After the announcement by Singapore’s Minister of State for Health, Edwin Tong, on the 10th October 2019 on the introduction of a mandatory Front-of-Pack label for packaged sugar-sweetened beverages , it has been announced that drinks with high sugar and/or saturated fat contents will be required to display a “Nutri-Grade” label with grades ranging from A to D (healthiest to unhealthiest) from end-2021 onwards. Retailers may only advertise D-grade drinks at the point of sale. This means that D-grade drinks will be completely banned from advertising on all media platforms. This same measure will next be applied to freshly prepared drinks, i.e. bubble teas, smoothies and so on.
This goes towards fulfilling the first three of four main measures introduced by the Ministry of Health (MOH) last year, i.e.:
- Greater Informed Choices for Consumers
- the “Nutri-Grade” label on pre-packaged and freshly-prepared non-alcoholic drinks allows the public to discern between healthier and less healthy beverages.
- Reducing Advertising Influence
- Complete banning of advertising D-grade drinks on all media platforms.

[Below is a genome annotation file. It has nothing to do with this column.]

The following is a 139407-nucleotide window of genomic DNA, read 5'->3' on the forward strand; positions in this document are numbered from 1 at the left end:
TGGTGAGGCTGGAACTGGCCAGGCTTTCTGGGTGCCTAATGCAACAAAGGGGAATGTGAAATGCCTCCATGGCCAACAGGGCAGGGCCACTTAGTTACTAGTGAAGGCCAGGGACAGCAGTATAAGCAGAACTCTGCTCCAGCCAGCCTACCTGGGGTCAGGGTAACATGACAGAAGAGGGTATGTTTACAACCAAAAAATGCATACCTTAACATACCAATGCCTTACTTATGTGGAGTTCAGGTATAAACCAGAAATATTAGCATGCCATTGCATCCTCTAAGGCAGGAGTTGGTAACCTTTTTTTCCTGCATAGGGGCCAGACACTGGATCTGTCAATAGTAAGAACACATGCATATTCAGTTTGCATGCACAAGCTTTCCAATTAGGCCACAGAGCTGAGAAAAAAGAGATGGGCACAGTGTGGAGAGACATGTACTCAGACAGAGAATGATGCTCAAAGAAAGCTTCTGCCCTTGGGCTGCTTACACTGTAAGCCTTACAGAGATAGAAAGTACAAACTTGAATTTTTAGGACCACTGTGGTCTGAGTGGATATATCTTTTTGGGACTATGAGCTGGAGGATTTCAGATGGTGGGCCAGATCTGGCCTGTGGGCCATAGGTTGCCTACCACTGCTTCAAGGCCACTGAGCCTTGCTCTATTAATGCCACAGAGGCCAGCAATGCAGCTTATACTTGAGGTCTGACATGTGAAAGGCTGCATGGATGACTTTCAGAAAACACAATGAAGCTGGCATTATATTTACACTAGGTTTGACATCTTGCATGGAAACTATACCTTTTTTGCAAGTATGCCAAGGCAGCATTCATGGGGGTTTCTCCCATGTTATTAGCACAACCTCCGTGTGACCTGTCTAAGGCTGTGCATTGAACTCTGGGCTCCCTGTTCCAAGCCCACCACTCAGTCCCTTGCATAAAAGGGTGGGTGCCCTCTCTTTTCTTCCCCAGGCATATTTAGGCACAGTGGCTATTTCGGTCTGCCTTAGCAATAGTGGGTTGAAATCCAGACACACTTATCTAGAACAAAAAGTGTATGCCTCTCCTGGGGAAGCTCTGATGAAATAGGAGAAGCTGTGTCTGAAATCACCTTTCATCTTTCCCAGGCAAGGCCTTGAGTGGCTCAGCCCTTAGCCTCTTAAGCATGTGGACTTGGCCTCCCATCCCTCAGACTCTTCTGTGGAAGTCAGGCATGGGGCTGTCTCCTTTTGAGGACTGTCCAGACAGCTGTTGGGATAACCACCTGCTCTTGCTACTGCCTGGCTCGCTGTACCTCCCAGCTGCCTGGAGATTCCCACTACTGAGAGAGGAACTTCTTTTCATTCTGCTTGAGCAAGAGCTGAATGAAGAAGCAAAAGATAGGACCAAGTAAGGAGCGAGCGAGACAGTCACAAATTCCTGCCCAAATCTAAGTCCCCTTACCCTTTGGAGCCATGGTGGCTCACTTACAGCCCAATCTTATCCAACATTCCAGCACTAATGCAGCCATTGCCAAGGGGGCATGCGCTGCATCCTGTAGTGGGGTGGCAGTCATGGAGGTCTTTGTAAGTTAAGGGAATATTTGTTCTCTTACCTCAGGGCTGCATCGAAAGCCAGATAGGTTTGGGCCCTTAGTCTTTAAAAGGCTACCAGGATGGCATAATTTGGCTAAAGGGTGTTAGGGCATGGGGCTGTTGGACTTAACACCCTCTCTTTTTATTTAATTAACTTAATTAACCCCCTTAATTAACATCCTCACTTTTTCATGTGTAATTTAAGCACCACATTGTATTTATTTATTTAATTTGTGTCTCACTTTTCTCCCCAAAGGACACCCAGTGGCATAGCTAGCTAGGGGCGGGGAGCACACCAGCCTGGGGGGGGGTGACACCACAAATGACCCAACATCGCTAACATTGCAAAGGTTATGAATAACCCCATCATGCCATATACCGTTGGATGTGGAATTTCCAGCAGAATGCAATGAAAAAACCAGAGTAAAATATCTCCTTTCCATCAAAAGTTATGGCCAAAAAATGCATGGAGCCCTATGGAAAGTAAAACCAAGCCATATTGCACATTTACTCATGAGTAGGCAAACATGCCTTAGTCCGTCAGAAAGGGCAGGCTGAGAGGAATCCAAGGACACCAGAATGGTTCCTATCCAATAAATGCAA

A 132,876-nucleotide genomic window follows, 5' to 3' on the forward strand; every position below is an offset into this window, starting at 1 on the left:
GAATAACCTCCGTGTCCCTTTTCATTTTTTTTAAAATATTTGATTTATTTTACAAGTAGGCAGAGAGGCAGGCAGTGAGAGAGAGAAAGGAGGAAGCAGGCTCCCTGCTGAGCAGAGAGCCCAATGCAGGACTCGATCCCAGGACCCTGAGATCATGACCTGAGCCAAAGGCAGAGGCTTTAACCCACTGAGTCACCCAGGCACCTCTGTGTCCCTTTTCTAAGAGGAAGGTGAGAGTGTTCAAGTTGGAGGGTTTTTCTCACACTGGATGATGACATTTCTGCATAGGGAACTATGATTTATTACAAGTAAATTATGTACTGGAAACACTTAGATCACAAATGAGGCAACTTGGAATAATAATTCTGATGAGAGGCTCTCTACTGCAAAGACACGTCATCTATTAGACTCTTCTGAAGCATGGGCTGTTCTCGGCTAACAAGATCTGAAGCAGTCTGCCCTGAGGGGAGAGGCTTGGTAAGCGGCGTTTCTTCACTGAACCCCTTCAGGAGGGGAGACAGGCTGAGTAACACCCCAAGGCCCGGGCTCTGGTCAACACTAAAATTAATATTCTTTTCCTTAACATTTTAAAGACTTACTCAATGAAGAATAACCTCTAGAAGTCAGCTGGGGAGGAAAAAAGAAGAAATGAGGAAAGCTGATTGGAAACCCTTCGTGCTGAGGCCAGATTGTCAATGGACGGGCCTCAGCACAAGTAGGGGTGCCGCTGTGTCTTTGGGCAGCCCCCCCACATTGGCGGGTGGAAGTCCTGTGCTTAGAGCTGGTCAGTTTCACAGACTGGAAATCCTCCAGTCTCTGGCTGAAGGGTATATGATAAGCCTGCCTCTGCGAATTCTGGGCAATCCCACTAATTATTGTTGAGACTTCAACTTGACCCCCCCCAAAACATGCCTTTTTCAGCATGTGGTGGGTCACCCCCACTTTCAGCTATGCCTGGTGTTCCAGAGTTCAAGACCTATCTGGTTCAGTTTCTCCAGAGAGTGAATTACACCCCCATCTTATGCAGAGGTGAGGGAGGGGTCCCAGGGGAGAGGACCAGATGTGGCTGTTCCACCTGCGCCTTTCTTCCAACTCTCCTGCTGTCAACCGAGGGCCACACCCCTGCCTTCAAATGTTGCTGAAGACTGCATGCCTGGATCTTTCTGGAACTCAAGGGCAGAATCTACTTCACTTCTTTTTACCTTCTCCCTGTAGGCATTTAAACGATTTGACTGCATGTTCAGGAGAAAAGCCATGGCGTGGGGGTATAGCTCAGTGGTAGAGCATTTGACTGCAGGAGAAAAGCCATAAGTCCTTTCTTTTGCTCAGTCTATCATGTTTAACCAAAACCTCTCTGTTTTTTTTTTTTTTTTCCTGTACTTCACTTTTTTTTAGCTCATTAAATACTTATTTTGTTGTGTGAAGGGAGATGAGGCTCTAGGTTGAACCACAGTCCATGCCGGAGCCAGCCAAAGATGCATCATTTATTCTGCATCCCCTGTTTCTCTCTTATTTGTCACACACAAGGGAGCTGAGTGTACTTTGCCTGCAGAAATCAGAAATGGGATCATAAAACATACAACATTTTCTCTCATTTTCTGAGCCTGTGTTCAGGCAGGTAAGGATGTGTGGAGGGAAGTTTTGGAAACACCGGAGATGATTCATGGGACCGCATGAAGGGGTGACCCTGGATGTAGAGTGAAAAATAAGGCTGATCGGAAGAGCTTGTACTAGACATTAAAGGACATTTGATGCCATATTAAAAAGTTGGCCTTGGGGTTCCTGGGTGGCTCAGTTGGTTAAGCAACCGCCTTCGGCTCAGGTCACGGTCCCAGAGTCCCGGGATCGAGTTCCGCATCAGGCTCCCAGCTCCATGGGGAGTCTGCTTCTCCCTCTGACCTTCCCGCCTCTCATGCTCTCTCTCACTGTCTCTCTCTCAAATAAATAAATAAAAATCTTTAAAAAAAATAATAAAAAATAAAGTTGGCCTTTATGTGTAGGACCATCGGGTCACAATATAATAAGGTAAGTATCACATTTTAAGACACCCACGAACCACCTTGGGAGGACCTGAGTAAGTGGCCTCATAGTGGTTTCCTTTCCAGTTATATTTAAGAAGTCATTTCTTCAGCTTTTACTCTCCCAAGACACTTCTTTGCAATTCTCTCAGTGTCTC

- Acceleration of the drink manufacturing industry’s reformulation efforts in reducing sugar content in sugary drinks
- With the implementation of the grading label, manufacturers of sugary drinks will be incentivised or pressured to reformulate their sugary drinks to make them healthier to avoid falling into the unhealthy bands of C and D.
- Discouraging consumption of sugary drinks
- It is envisaged that by increasing the awareness of the nutritional level and by lowering the influence of advertisements of sugary drinks, it will discourage the consumption of sugary drinks amongst the public.
- Additionally, the government has been increasing the number of water dispensers throughout Singapore. To this end, water dispensers will be made available at all hawker centres, as well as more than a dozen bus interchanges and terminals by mid-2020.
The advertising ban on Grade D drinks will make Singapore the first country in the world to implement this measure.
If however, after a couple years the situation does not improve, the Singapore government is prepared to implement a “sugar tax” which has been implemented in some other countries.
By: Denise Mirandah
A version of this article first appeared on the GALA Blog. For more information, please visit http://blog.galalaw.com/.